MAK Permanent Collection


MAK – Museum of Applied Arts

For the MAK’s 150th anniversary, designer Michael Embacher has given the Permanent Collection Carpets a new spatial concept that integrates an artistic intervention by Turkish artist Füsun Onur. This new presentation features the carpets of the MAK Collection as components of an intercultural dialog, as elements of exchange both within Asia and between Asia and Europe. Collection objects from the Ottoman and Safavid Empires are joined here by a selection of European pieces, and other objects from the arts-and-crafts sphere interrelate with the carpets from their respective regions of origin, serving to place them in a multilayered formal context and to underline their historical authenticity.

The MAK’s collection of carpets numbers among the three most important such collections worldwide. Its core is formed by classical output from the 16th and 17th centuries, during which the great Islamic realms of the Ottomans, Safavids, and Mughals experienced their golden ages. In addition to pieces from the Islamic world, the MAK is also home to a group of high-quality 18th-century carpets from the Savonnerie manufactory in France. Overall highlights include a unique silk Mamluk carpet, a Safavid hunting carpet, a carpet from Herat ornamented with spiraling tendrils, a figurative Indian piece from the era of Akbar, the Great, and the Savonnerie carpets of Emperor Josef II. The MAK’s collection came together less via systematic acquisitions and more due to the historically motivated integration of holdings, with each group originally having been compiled according to an independent set of criteria. The first carpet was purchased for the museum quite early on, in 1868—and by 1922, most of the items that comprise the present-day collection were already united beneath one roof. The most important ones were former imperial property.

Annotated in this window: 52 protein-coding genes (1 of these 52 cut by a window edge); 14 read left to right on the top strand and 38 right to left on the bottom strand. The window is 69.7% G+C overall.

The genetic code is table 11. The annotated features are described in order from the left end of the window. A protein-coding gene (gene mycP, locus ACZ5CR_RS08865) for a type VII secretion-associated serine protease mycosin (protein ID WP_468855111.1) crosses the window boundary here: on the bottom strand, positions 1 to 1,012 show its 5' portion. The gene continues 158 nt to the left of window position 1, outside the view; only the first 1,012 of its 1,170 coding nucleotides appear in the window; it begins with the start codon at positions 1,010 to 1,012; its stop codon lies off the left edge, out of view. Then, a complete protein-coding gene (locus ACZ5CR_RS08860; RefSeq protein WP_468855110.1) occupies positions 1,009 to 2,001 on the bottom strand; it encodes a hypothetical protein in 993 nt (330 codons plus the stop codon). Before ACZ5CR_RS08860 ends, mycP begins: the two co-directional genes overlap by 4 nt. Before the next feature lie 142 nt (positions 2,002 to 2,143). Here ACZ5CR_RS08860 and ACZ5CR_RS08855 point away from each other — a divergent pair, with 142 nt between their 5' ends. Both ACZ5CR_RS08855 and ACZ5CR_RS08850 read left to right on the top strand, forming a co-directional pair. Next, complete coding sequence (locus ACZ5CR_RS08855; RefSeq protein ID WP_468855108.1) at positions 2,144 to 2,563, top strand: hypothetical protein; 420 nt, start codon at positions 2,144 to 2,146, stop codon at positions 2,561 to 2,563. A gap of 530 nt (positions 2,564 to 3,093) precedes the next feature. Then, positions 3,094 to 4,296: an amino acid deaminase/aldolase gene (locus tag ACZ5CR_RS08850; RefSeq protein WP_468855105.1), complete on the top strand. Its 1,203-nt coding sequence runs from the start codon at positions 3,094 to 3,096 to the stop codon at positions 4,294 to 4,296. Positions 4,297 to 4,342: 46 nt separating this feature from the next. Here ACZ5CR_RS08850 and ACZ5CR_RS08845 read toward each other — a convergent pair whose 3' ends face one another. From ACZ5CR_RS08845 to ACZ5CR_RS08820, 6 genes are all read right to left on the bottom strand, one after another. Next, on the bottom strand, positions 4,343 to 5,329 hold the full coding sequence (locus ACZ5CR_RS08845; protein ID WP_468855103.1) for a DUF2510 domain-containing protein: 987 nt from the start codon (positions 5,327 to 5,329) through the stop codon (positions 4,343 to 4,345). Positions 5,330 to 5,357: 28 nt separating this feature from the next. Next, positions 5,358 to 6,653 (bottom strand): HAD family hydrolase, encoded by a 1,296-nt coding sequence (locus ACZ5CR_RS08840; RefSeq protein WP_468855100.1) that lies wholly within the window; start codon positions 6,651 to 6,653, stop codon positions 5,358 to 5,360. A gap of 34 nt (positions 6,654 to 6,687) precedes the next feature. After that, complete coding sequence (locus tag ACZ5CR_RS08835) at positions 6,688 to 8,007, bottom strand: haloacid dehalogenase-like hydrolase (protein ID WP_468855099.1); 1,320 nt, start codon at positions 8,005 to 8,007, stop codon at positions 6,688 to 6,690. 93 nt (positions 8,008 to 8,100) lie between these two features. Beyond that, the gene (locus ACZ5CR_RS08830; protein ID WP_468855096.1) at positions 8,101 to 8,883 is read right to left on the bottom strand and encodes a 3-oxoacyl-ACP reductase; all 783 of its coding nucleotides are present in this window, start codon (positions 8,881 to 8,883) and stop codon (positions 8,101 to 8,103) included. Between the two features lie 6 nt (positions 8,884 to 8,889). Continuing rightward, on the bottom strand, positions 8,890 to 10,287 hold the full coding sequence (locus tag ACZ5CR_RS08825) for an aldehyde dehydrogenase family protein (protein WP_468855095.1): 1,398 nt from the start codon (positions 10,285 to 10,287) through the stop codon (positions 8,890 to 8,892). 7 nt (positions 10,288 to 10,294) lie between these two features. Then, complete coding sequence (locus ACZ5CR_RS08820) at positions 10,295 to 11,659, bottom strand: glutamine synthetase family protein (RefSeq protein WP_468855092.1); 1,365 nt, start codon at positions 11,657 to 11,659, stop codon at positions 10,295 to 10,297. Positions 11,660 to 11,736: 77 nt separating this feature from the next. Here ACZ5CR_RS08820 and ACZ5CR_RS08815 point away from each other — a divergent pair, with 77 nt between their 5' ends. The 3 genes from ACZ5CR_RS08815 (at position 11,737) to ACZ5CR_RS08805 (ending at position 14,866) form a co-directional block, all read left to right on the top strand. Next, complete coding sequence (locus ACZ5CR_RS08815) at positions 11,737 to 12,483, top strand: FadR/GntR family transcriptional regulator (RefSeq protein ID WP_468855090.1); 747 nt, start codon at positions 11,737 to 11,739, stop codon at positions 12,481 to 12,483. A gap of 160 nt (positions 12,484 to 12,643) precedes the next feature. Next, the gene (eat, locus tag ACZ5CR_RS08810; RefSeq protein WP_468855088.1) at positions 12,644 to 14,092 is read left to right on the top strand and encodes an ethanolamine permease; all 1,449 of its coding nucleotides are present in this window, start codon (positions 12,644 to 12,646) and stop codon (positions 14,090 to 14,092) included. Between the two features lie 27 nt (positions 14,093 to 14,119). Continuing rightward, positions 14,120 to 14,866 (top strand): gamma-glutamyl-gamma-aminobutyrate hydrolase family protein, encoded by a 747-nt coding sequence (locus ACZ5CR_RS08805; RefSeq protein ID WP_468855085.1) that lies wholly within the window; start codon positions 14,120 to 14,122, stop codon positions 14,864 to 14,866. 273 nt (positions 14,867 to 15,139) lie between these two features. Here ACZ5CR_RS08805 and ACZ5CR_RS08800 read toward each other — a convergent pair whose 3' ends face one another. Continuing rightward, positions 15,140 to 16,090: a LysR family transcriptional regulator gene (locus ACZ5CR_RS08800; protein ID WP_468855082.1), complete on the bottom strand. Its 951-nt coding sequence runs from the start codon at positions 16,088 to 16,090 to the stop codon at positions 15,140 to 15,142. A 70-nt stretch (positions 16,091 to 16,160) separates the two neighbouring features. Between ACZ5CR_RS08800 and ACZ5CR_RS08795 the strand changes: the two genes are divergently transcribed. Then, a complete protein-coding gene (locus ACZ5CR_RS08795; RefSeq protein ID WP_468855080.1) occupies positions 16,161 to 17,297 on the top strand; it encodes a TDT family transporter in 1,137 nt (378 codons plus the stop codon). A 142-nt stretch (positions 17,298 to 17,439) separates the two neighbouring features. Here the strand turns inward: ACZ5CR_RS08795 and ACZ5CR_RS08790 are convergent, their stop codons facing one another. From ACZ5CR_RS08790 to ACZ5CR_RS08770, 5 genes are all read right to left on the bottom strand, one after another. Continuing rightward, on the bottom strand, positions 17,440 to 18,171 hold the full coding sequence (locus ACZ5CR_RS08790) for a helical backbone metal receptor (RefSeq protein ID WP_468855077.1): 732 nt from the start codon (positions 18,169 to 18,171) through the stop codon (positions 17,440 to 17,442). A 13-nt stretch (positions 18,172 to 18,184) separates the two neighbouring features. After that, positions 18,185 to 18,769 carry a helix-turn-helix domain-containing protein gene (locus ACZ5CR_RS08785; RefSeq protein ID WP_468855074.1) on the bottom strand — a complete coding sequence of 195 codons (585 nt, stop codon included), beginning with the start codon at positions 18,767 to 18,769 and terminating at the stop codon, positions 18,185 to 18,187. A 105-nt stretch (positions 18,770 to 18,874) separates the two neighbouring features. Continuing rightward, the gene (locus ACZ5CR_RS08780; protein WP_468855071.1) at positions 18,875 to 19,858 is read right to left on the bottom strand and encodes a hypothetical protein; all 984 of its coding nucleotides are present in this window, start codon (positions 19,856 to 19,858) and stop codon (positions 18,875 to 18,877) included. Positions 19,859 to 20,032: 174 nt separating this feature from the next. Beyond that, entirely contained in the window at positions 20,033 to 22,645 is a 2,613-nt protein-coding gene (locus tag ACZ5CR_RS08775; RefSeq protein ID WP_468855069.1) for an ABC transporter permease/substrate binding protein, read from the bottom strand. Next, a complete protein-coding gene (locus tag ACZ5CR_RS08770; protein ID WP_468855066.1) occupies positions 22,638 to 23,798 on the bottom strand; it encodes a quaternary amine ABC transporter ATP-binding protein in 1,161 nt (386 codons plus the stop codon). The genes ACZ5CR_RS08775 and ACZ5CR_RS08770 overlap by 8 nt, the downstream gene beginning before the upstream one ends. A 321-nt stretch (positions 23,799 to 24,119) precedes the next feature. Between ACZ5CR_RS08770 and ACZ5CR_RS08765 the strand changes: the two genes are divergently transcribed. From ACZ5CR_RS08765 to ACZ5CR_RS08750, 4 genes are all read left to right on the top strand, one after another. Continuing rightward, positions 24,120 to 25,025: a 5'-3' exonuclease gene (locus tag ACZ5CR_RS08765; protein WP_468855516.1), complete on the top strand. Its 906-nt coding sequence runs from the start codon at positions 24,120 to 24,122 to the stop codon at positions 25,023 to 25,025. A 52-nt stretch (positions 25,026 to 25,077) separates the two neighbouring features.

The visualization of the closely interlinked geographic, stylistic, and cultural connections between Europe and both the Middle East and south-western Asia from the period between the 15th and 18th centuries is a central aspect of the display space’s curatorial reconception and redesign. In his architectural concept, Michael Embacher juxtaposes carpets of differing origins, highlighting their plasticity and fragility by using thin steel cables to weave them into his spectacular whole-room installation’s outer shell. Thus positioned at various heights, slightly tilted and turned, the individual objects seem to float within the space.


Füsun Onur (*1938, Istanbul) gives rise here to a beguiling interplay between worlds of ideas, cultures, and religion. The artist has fashioned an ephemeral female angel who floats level with the gallery, presiding over the collected objects as if sent as an all-uniting or all-questioning sign. In so doing, Onur liberates the figure of the angel—a protagonist common to the scriptures of the Tanakh, the Old and New Testaments and the Koran—from preestablished notions of global and intellectual territories in a gesture that is both conceptual and poetic.